(TIF)
Figure S8
Superimposed survival curves for the same three groups presented previously in Figure 2 (Main paper). As can be appreciated from the Figure, the proportional hazard assumption only holds out to approximately 10 years. After that point, the patients with EDSS>2 and more exposure (blue line) begin to fail at a greater rate than patients with EDSS>2 and less exposure (red line). The only way to satisfy the proportional hazards assumption is to truncate the data at 10 years. Censoring the data at this point, however, actually leads to a more extreme hazard ratio and a more significant difference between the two groups. Such an outcome is anticipated because any violation of the proportionate hazard assumption should be biased toward the null hypothesis.
(TIF)
Figure S9
The on-therapy event-rate (annualized attack-rate) in clinical trials since the completion of the original IFNβ-1b (Betaseron®) trial2, 3 in 1992. Other trials include COP-1 (GA, Copaxone®)33; MSCRG (IFNβ-1a, Avonex®)34; PRISMS (IFNβ-1a, Rebif®)35; OWIMS (IFNβ-1a, Rebif®)36; EVIDENCE (Rebif® vs. Avonex®)37; INCOMIN (Betaseron® vs. Avonex®)38; AFFIRM (natalizumab, Tysabri®)39; SENTINEL (Avonex® vs. Avonex® plus Tysabri®)34; CamMS (alemtuzamab, Campath® vs. Rebif®)41; REGARD (Rebif® vs. Copaxone®)9; BEYOND (Betaseron® 500 µg vs. Betaseron® 250 µg vs. Copaxone®)10; CLARITY (Cladribine)43; TRANSFORMS (Fingolimod)44; and FREEDOMS (Fingolomid).45 These event-rates, even for the same study medications (Betaseron®, Rebif®, and Copaxone®), have fallen precipitously in the past 5 years, at least in part, because current trials tend to recruit patients with more mild disease (i.e., more patients with short disease courses and more patients with lower EDSS scores) compared to trials undertaken when no proven DMTs were available.
(TIF)
Table S1
Sources of Bias and Corrective Strategies.
(DOC)
Table S2
Strategy for bias-minimization in the analysis of non-randomized observational data.
(DOC)
Table S3
Sensitivity analyses using alternative definitions of outcome and exposure.
(DOC)
Protocol S1
(PDF)
Appendix S1
(DOC)
Acknowledgments
16-Year Long-Term Follow-Up Study Investigators
University of Chicago: B Arnason (Principal Investigator, PI), A Reder (Investigator, I), B Harding-Clay, M Valentin, K Ivy (Study Co-ordinators, SC), J Fink, T Nader, M Lacy (Neuropsychological Testers; NT]; University of California, San Francisco: DS Goodin (PI), E Kornyeyeva (SC), D Cox (NT); Greenstein Associates & MS Institute, Philadelphia: J Greenstein (PI), I Gold (SC); University of Maryland, Baltimore: K Johnson (PI), C Bever (I), H Rus (I), R Shin (I), E Katz (I), V Wells (I), K Naunton (SC), M Rogerson (NT); Jefferson University Hospital, Philadelphia: T Leist (PI), S Gallardo, J Davis (SC), A Okai (NT); University of Arizona, Tucson: WA Sibley (PI), J Wendt (I), DA Weidman(I), RD Wachter (I), J Laguna, B Peterson (SC), D Brown (NT); University of Alabama at Birmingham: K Bashir (PI), B Layton (SC), J Castillo (I), S Krzywanski (NT); Hôpital de Notre-Dame, Montréal: P Duquette (PI), R Dubois (SC), J Poirier (NT); Institut et Hôpital Neurologiques de Montréal: Y Lapierre (PI), S Hum (SC and NT); Universtiy of British Columbia, Vancouver: J Oger (PI), V Devonshire (I), J Hooge (I), P Smyth (I), S Hashimoto (I), L Kastrukoff (I), W Morrison (I), F Lum (SC), B Kosaka (NT); London Health Sciences Centre, Ontario: GPA Rice (PI), M Kremenchutzky (I), R Deshpande (I), J Lesaux (SC), H Armstrong (NT), J Moussa (Research Assistant, RA), T Bentall (RA); University of Oxford: GC Ebers (PI), A Scalfari (I); Neuropsychology Coordinators: D Langdon (University of London), J Gurd (Radcliffe Infirmary, Oxford); MRI Center: D Li (I), A Traboulsee (PI), R Tam (RA), M Medina, A Riddlebough (SC).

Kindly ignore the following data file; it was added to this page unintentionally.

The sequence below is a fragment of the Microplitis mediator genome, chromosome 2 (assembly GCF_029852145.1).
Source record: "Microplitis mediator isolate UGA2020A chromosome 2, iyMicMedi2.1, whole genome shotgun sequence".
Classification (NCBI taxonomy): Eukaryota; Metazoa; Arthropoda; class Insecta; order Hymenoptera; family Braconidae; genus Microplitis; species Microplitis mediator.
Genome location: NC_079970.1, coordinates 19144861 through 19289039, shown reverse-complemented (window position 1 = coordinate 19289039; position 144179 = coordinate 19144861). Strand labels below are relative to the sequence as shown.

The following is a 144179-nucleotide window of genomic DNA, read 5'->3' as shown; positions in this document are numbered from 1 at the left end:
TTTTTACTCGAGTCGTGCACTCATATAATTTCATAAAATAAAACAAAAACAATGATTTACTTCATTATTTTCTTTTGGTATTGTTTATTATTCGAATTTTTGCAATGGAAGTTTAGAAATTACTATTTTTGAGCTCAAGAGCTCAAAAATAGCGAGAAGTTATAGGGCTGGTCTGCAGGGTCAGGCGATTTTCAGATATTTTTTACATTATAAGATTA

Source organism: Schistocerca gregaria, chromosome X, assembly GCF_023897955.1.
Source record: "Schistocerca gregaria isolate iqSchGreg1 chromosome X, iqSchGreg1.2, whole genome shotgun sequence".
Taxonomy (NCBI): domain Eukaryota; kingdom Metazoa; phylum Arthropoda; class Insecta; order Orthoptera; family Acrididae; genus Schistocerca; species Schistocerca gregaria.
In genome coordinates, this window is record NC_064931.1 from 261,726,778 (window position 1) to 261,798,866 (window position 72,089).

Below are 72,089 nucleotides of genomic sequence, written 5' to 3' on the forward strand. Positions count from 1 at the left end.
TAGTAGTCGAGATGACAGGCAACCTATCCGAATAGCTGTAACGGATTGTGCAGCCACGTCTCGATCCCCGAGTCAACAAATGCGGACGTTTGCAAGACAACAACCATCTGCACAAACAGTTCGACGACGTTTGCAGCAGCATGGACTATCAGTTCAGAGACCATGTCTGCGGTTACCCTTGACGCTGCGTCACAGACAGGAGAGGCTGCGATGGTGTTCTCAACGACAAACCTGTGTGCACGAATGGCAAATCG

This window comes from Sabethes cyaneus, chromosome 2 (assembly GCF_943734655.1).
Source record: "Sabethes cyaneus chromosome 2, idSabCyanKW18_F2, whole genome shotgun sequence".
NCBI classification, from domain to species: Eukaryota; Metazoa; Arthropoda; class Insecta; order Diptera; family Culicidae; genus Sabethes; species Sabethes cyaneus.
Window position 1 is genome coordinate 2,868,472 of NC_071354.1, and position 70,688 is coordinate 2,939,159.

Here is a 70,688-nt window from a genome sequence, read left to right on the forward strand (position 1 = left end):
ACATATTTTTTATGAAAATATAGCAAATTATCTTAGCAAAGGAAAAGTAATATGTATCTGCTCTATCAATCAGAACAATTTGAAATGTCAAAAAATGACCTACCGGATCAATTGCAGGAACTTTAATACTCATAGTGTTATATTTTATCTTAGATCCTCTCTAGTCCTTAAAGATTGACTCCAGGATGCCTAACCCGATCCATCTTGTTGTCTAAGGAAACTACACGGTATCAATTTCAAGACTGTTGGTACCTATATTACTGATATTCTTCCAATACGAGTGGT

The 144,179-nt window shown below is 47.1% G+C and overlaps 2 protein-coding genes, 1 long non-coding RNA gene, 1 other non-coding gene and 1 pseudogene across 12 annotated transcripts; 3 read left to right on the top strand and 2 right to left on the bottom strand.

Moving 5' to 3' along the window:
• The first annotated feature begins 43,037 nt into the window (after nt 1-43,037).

Footnotes
Competing Interests: The authors have read the journal's policy and have the following conflicts: The 16-yr follow-up study was designed by the steering committee (DG, Dl, AT, AR) which also included the neurologist representative from Bayer HealthCare (VK). Data collection was done by the participating centers and was collated by the CRO (Parexl) overseen by the consultant (AK), both funded by Bayer HealthCare. The statistical analysis was performed by (JJ), a consultant paid by Bayer HealthCare and was independently confirmed by (KB), a statistician working in the department of Biostatistics at Bayer HealthCAre. The decision to publish was made by the steering committee members (DG, Dl, AT, AR). The primary manuscript was written by (DG), although this was modified substantially according to the input received from each member of the author panel. JJ and AK served as consultants to, and were paid by, Bayer HealthCare. Intermountain HealthCare has no relationship with Bayer Health Care. Lampe Konieczny & Company is a private consulting firm and was hired by Bayer HealthCare for the purpose of overseeing this study. This study was funded in its entirety by Bayer HealthCare. All study sites received compensation for participation. This does not alter the authors' adherence to all the PLoS ONE policies on sharing data and materials.
Funding: The 16-yr follow-up study was designed by the steering committee (DG, Dl, AT, AR) which also included the neurologist representative from Bayer HealthCare (VK). Data collection was done by the participating centers and was collated by the CRO (Parexl) overseen by the consultant (AK), both funded by Bayer HealthCare. The statistical analysis was performed by (JJ), a consultant paid by Bayer HealthCare and was independently confirmed by (KB), a statistician working in the department of Biostatistics at Bayer HealthCAre. The decision to publish was made by the steering committee members (DG, Dl, AT, AR). The primary manuscript was written by (DG), although this was modified substantially according to the input received from each member of the author panel.